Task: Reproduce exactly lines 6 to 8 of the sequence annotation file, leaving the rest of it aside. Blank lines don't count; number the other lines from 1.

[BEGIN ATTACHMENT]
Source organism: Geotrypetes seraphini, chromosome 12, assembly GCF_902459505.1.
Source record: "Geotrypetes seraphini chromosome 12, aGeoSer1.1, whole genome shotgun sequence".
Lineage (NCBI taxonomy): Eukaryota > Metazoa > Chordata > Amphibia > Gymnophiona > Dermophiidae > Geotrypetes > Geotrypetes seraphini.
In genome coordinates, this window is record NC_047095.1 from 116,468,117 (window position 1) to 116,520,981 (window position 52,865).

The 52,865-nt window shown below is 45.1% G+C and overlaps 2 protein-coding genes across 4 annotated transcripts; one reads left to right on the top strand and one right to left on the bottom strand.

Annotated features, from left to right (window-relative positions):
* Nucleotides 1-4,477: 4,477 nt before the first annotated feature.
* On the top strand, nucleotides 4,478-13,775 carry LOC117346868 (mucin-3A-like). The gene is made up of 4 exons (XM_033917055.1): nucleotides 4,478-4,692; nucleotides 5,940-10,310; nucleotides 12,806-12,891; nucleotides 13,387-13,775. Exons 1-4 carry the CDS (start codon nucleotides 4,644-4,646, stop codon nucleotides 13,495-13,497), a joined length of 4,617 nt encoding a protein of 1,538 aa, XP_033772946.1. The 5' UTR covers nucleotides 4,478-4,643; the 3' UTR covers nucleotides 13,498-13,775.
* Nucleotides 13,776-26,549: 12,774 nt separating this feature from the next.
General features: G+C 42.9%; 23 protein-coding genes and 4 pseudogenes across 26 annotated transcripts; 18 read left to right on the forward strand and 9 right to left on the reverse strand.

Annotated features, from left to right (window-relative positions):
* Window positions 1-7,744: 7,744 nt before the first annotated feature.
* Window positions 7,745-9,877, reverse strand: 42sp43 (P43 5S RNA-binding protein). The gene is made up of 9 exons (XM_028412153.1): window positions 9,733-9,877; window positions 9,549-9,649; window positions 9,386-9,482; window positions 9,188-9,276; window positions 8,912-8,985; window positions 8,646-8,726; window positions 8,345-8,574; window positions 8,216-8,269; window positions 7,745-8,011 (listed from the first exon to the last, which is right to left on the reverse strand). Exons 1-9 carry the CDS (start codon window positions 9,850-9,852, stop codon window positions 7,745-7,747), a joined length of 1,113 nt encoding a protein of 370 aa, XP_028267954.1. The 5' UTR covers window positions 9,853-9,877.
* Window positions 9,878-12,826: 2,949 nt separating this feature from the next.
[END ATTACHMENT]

Annotated features, from left to right (window-relative positions):
* Nucleotides 1-4,477: 4,477 nt before the first annotated feature.
* On the top strand, nucleotides 4,478-13,775 carry LOC117346868 (mucin-3A-like). The gene is made up of 4 exons (XM_033917055.1): nucleotides 4,478-4,692; nucleotides 5,940-10,310; nucleotides 12,806-12,891; nucleotides 13,387-13,775. Exons 1-4 carry the CDS (start codon nucleotides 4,644-4,646, stop codon nucleotides 13,495-13,497), a joined length of 4,617 nt encoding a protein of 1,538 aa, XP_033772946.1. The 5' UTR covers nucleotides 4,478-4,643; the 3' UTR covers nucleotides 13,498-13,775.